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By: Renaissance Recovery

Medically Reviewed by: Diana Vo, LMFT

Last Updated: 7/1/2021

drug taper | Renaissance Recovery

Authored By: Joe Gilmore

Table of Contents

Detox and withdrawal from addictive substances can be challenging, but a drug taper can make this process less uncomfortable.

While a home detox can be effective for some mild addictions, a supervised medical detox in a licensed detoxification center provides continuous clinical and emotional care as well as medication management.

Recovery from addiction is a lifelong process rather than a time-limited event like detox. While a drug taper might not offer the swiftest route to sobriety, it is more important to build a firm foundation for sustained sobriety than to approach recovery like a race.

Let’s start with a drug taper definition so you can determine whether this gradual method of drug withdrawal is suitable for you.

What Is a Drug Taper?

A drug taper is a protracted form of detoxification. Tapering, also known as weaning, involves reducing the consumption of alcohol, prescription medications, or illicit drugs rather than abruptly discontinuing use.

Drug tapering is a method used primarily for the safety and comfort of the person who is detoxing.

CDC (Centers for Disease Control and Prevention) recommend drug tapering in the following scenarios:

  1. If an individual requests tapering.
  2. When there is minimal progress and no pain reduction.
  3. If dosages are becoming too high.
  4. For those taking both benzodiazepines like Xanax and opioids like OxyContin.
  5. When there are signs of a substance use disorder (the formal descriptor for drug addiction).
  6. If a person has previously experienced drug overdose or other adverse outcomes during detox and withdrawal.

If you become addicted to drugs, whether prescription medications or illicit substances, this triggers structural and functional brain changes. The body also becomes accustomed to the presence of the addictive substance.

Physical dependence often occurs with abuse and addiction. It is characterized by both tolerance and withdrawal. When tolerance forms, you will need more of the substance to achieve the same effects. Withdrawal symptoms are a physical and emotional response as your system struggles to function in the absence of the substance.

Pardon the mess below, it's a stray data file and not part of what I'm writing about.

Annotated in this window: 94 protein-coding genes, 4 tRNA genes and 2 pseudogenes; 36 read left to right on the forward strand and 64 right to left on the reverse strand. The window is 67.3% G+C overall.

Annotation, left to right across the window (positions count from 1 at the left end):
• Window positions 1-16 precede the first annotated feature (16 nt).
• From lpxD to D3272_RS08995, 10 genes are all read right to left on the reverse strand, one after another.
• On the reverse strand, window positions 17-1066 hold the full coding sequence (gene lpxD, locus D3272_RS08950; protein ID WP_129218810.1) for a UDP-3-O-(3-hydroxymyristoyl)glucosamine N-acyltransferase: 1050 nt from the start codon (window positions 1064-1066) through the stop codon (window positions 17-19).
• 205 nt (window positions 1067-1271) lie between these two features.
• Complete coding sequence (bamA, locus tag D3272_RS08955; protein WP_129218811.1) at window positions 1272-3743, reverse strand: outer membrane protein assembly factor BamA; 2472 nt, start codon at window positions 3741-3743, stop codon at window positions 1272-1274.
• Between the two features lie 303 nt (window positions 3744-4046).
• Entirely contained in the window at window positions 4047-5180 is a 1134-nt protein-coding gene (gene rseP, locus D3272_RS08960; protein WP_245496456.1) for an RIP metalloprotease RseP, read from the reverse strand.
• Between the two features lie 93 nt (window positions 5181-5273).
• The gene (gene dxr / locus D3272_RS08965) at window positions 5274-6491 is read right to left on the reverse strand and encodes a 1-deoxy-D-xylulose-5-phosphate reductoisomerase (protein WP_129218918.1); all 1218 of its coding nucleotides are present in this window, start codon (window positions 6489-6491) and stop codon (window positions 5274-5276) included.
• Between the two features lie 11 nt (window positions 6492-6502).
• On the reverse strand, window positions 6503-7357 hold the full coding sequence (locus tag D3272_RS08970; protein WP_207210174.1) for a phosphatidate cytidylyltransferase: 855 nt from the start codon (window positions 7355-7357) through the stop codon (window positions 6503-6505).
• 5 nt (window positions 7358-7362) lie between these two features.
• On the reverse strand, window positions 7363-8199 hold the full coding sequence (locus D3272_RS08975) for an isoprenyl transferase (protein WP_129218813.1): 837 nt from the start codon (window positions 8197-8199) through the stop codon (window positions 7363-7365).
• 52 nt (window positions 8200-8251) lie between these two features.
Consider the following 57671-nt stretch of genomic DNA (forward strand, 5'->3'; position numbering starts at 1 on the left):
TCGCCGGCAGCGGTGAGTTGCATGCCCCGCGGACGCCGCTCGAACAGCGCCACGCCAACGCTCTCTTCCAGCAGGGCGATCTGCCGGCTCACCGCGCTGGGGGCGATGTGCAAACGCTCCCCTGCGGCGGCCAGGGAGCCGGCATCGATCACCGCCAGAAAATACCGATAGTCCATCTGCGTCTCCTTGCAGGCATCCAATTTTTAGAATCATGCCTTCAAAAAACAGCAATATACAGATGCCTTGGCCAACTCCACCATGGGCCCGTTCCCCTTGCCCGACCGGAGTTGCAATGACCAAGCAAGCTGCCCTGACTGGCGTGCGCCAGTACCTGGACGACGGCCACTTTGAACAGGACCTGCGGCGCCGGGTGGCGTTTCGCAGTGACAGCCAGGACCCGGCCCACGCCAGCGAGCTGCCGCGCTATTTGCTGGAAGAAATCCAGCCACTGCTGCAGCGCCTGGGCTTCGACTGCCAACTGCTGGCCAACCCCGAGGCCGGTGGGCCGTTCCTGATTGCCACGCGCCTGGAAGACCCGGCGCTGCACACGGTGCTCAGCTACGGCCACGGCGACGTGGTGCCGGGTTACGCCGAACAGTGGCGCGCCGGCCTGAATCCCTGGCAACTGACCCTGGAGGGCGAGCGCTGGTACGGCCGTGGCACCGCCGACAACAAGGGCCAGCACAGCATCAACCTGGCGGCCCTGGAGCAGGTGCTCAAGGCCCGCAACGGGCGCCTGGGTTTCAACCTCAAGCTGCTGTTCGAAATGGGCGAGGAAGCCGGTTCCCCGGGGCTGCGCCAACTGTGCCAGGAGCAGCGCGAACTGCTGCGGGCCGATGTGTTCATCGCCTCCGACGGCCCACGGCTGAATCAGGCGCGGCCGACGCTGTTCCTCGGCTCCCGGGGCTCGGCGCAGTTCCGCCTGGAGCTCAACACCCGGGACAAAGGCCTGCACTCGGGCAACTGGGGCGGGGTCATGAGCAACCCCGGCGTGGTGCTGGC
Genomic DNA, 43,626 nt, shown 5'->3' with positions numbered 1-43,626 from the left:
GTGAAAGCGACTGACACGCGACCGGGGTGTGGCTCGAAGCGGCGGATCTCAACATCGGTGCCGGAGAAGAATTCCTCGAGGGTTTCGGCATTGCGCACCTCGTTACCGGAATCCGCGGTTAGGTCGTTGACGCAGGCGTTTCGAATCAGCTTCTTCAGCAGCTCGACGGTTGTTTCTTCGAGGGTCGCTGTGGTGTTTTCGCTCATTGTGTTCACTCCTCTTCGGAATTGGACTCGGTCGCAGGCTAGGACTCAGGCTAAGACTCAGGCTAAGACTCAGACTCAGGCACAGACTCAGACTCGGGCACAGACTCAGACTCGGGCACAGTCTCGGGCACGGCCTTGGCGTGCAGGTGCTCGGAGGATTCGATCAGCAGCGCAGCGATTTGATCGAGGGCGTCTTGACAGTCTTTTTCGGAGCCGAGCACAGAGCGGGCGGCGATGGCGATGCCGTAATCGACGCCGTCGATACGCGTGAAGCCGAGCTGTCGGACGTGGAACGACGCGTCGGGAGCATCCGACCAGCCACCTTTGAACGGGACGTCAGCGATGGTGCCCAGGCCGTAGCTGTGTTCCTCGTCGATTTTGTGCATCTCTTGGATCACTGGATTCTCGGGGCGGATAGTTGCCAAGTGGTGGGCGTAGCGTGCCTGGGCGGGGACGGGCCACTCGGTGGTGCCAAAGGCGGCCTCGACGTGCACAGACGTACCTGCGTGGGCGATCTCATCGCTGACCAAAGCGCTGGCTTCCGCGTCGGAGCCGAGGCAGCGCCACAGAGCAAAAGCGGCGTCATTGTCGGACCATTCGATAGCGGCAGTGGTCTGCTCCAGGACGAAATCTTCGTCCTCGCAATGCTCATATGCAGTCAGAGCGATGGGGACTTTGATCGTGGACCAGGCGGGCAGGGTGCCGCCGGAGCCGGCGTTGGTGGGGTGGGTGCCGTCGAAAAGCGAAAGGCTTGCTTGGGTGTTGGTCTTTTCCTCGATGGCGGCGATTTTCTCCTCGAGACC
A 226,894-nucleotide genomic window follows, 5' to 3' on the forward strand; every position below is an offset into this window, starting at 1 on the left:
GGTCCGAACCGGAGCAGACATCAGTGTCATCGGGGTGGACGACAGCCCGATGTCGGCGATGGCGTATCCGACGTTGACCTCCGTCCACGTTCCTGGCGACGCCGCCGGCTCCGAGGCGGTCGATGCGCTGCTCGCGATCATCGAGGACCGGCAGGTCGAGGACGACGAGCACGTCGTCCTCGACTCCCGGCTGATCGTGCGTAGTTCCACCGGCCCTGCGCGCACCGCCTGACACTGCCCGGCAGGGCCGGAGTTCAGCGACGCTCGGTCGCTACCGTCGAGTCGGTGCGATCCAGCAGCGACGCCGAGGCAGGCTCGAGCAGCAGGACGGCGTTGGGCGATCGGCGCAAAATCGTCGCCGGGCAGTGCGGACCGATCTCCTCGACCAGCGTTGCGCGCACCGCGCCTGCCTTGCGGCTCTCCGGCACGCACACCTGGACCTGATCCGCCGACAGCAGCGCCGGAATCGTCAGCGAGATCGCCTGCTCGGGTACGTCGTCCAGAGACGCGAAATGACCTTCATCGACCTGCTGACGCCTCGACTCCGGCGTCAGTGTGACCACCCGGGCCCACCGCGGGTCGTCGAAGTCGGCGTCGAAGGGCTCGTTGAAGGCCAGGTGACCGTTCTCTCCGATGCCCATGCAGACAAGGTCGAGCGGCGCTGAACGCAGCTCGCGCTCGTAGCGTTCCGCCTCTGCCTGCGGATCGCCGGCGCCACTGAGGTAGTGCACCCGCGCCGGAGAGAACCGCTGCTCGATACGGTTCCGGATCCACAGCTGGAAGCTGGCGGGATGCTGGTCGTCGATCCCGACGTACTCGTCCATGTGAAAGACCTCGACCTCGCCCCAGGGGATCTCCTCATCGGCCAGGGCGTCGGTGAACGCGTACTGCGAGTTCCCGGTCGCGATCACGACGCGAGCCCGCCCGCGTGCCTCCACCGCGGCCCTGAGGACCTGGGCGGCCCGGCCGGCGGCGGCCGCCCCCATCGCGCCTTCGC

Dependence can also occur with the following prescription medications:

  • Opioids
  • Benzodiazepines
  • Barbiturates
  • Antidepressants

Drug withdrawal ranges from mildly unpleasant to life-threatening and potentially lethal. This is especially true of withdrawal from the following substances:

  1. Opioids
  2. Benzodiazepines
  3. Alcohol

Drug tapering is one approach that helps mitigate the more severe symptoms of drug withdrawal while promoting sustained recovery.

ASAM (American Society of Addiction Medicine) provides physicians and clinicians with a set of tapering guidelines. Drug tapering should always be administered by an experienced medical professional.

While drug tapering can be a highly effective approach, drug withdrawal management and tapering should be considered the starting point for treatment rather than a replacement for rehab. Tapering is always most beneficial as part of a comprehensive treatment program including individual and group counseling as well as psychotherapy like CBT (cognitive behavioral therapy).

How Does A Drug Taper Work?

There are three main approaches to tapering which we’ll outline below:

  1. Direct tapering
  2. Substitution tapering
  3. Titration tapering

ASAM recommends as slow an approach to tapering as possible. This minimizes withdrawal symptoms and also allows physicians to rapidly adjust medications in the event of any complications.

The duration of a drug taper depends on how the person responds to gradual dosage reduction. Some people find that more aggressive dosage reductions provoke more intense withdrawal symptoms. Ideally, dosages should be reduced incrementally enough that significant withdrawal symptoms are eliminated.